KL suspends controversial school assessment system

MALAYSIA - The Malaysian government has put on hold a controversial public school assessment system following an unprecedented protest by some 100 teachers and activists last weekend.

The computer-based system was meant to better track students' learning in between major exams, including personal development and extra-curricular activities. It was introduced as part of national education reforms.

But teachers said the system turned them into data entry slaves, taking time away from teaching. Some teachers said they were keying in data into the wee hours of the morning to keep up.

Parents, in turn, said they did not understand how their children were being assessed.

As complaints from teachers and parents mounted, the school assessment system became a symbol of all that was wrong with Malaysia's education system, which has achieved 93 per cent literacy for the population in the decades since independence.

But despite spending 3.8 per cent of gross domestic product (GDP) on education, more than twice the average for ASEAN nations in 2011, Malaysian students came out 52nd out of 65 countries in the World Bank's Programme for International Student Assessment last year.

On Monday, the Education Department said teachers can stop using the system until a special team can improve the so-called School-Based Assessment (SBA) system, introduced in 2011.

"I have decided that the best way for the (Education) Ministry to overcome the SBA issue is to postpone its implementation, so that a study can be done to improve the system," Deputy Prime Minister Muhyiddin Yassin told local media on Monday.

Public school teachers, normally compliant with government policies as civil servants, have never been so publicly critical of a policy.

Last Saturday, dozens of incensed public school teachers spoke out in a protest against the system in Bangi, Selangor, voicing what some 100,000 teachers in 10,000 schools nationwide have been enduring.

The teachers said guidelines for assessing students were ambiguous.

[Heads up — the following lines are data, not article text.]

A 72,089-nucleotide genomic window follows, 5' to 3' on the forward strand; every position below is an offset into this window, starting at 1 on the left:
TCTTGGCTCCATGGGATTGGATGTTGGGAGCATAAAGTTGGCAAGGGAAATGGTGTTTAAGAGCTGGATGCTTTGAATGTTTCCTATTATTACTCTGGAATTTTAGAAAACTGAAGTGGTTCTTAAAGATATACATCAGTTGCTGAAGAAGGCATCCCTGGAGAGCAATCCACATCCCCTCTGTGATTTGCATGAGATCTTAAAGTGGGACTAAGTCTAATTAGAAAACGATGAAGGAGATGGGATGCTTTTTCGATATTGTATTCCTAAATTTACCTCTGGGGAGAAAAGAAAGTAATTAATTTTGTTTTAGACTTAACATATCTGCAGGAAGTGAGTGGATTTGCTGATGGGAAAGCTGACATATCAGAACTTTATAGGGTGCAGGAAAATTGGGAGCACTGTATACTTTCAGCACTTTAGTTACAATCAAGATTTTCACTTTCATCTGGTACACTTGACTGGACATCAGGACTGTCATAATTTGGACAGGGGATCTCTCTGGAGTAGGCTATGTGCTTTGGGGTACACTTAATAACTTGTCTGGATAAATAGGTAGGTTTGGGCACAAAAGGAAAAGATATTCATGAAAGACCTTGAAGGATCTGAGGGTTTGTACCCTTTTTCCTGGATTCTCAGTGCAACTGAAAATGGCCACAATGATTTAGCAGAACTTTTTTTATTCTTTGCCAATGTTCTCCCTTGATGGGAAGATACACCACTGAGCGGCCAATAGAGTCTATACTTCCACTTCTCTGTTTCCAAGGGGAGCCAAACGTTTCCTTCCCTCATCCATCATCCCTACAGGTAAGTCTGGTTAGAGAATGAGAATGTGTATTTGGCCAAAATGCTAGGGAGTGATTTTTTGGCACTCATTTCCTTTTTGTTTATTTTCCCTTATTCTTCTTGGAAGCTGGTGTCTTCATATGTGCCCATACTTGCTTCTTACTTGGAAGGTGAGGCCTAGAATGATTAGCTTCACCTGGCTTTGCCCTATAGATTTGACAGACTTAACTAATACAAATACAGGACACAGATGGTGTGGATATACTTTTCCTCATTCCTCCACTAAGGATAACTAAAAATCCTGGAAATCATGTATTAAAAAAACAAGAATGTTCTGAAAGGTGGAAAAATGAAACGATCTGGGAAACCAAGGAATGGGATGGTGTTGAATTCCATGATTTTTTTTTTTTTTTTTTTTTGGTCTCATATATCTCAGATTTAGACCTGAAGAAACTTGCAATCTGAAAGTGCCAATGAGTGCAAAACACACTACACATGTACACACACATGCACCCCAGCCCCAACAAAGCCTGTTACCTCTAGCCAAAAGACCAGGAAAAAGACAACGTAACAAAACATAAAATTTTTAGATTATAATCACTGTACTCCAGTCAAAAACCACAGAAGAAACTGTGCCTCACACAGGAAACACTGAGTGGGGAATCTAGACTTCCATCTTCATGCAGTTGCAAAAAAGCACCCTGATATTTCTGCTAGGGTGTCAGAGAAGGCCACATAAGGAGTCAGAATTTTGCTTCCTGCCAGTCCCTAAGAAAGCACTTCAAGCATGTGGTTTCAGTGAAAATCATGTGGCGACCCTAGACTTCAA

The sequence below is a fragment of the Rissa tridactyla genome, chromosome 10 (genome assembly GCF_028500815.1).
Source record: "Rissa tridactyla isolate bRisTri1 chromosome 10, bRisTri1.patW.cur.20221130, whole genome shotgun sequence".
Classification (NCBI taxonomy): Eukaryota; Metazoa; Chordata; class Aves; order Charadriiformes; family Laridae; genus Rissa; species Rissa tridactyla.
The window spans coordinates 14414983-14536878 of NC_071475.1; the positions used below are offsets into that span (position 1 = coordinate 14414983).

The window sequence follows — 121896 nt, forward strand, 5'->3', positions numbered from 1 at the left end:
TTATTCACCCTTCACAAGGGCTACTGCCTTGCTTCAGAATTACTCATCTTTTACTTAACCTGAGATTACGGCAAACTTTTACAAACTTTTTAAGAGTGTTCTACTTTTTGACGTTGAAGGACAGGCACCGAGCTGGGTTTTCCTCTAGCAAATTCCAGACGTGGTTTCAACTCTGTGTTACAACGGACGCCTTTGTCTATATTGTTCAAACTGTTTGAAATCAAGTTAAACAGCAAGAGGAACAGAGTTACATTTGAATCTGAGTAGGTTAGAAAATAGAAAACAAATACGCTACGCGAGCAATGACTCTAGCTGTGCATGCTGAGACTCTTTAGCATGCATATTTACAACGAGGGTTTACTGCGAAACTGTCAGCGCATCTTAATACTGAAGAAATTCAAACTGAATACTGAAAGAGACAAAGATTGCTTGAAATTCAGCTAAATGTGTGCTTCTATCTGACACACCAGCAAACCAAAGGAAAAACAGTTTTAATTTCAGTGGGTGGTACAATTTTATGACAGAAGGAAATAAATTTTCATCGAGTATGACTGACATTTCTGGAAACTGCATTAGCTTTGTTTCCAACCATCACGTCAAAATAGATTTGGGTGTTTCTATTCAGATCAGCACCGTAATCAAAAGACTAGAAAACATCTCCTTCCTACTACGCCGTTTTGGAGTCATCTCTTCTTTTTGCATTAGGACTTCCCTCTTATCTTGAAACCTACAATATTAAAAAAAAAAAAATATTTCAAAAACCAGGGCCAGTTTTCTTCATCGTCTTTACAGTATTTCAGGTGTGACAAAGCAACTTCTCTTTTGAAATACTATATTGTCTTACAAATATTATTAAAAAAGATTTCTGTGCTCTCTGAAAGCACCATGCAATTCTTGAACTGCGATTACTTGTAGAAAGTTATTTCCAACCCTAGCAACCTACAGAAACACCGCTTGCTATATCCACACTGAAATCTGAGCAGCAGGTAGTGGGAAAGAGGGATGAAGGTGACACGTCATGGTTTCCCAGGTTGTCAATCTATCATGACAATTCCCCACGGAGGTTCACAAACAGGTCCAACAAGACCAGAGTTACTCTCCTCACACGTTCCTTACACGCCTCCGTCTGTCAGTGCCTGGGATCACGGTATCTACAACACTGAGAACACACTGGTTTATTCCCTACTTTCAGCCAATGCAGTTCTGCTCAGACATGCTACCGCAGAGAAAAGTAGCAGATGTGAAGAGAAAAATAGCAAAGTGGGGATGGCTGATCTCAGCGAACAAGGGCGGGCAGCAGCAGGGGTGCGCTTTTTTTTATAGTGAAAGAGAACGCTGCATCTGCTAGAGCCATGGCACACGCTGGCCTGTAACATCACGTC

Worse, the system's IT infrastructure could not cope with traffic volume, forcing some teachers to log on at 3am to get anything done.

After the protest by a group called Malaysia Teachers' Voice, its chief, Mr Mohd Nor Izzat Mohd Johari, was transferred to a rural school from his urban posting in Pahang.

An English teacher in Bangi, Selangor, Mr Mokhtar Razak Badri, was sacked last Friday for speaking out against the SBA.

"The system's concept is good, but the implementation is rushed and poor," said Ms Lok Yim Pheng of the National Union of the Teaching Profession in Malaysia.

Each student is evaluated under a band system from one (understand) to six (exemplary) for every module of a subject. A student can be evaluated for Band Two only if the teacher is satisfied that he has passed Band One.

And because each teacher teaches a subject to at least three classes of 40 students, one teacher needs to make hundreds of entries for multiple modules.

If a student's data is entered wrongly, the teacher has to start the entire class' entries again.

"It is very frustrating to the point that my doctor blames the SBA for my high blood pressure," said Ms Ellena Chia, a school teacher in Kota Kinabalu, Sabah.

As teachers continued to wrestle with the system - or give up - parents said they did not know how their children were faring in school.

"The test scores are not being keyed into the system, and my son's school says his records for his Form 1 and 2 are not available," said housewife P. Sarala.

"I am not kiasu (afraid to lose), but I like to know where my child's strengths and weaknesses are."


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